Recently developed national spatial databases enable improved estimates of how much of the full range of New Zealand’s terrestrial biodiversity pattern remains, its rates of change, and how much is legally protected. Analysis using a classification of land environments derived from soil and climate data layers (LENZ) as a surrogate for biodiversity pattern, and spatial databases of land cover and legal protection, shows extreme (>70%) loss of indigenous cover in 57% of land environments, and poor protection (<20% land area protected) in more than two thirds. Loss of indigenous cover has continued, with 49% of environments having lost indigenous cover from 1996/97 to 2001/02, and the highest rates occuring where indigenous cover was already most depleted. The Resource Management Act (1991) (an Act of Parliament bringing together laws governing land, air and water resources and concentrating on the environmental effects of human activities) and associated provisions have not halted these losses on private land. Monitoring progress towards halting biodiversity decline in New Zealand will depend on maintenance and updating of these national databases, and development of measures of processes that sustain indigenous species assemblages and ecosystem functions.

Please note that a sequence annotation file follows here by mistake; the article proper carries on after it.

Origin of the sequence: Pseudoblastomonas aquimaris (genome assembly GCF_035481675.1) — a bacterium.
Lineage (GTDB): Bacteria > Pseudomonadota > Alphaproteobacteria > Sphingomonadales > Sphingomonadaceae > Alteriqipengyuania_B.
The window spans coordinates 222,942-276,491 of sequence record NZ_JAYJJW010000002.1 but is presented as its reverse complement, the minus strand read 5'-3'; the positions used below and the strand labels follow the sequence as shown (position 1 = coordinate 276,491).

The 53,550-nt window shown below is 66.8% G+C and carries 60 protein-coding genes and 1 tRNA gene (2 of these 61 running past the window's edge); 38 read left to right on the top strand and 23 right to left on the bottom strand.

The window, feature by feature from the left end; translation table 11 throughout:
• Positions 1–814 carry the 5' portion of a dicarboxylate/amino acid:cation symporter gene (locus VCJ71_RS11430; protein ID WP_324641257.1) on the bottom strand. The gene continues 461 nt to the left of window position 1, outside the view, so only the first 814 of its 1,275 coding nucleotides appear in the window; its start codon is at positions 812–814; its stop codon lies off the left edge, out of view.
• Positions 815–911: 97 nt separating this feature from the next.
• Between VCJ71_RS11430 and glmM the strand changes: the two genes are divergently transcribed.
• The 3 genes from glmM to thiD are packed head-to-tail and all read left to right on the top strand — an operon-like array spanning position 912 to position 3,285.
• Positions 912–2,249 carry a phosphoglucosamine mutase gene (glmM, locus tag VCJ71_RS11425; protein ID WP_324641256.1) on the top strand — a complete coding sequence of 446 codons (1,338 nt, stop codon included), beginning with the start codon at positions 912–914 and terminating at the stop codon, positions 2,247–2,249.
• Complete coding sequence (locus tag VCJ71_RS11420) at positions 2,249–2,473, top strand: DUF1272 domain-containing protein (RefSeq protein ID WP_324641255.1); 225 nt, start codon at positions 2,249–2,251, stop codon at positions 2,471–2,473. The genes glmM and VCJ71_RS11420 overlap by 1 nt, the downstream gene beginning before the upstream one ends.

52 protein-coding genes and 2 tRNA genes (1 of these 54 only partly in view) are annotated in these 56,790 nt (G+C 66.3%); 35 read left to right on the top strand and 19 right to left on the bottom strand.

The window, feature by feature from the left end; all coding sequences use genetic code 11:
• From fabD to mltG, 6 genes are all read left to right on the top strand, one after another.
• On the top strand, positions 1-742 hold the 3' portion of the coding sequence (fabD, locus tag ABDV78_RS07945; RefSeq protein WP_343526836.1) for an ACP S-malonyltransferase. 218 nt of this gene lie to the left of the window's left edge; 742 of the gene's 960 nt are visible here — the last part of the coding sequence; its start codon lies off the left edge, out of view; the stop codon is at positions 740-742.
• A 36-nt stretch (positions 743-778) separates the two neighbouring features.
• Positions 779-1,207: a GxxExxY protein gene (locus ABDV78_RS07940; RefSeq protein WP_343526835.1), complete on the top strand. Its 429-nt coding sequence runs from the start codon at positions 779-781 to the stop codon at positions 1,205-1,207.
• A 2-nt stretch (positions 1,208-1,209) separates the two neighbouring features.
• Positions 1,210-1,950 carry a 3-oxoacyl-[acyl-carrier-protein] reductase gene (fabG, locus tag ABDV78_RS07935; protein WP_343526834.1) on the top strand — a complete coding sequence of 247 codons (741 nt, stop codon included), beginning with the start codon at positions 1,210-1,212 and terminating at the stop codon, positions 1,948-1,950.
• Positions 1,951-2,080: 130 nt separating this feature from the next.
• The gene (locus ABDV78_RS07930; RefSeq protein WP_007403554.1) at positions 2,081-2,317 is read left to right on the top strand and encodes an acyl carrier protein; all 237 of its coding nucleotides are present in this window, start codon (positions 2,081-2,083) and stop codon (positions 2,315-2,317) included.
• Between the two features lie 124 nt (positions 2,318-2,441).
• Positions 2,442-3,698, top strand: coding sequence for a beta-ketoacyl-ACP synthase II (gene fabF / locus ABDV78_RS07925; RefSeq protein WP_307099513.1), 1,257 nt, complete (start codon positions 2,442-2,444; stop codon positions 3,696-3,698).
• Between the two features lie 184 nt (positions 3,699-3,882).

Walker, S., R. Price, D. Rutledge, R. T. T. Stephens, and W.G. Lee. (2006). Recent loss of indigenous cover in New Zealand. New Zealand Journal of Ecology 30: 169–177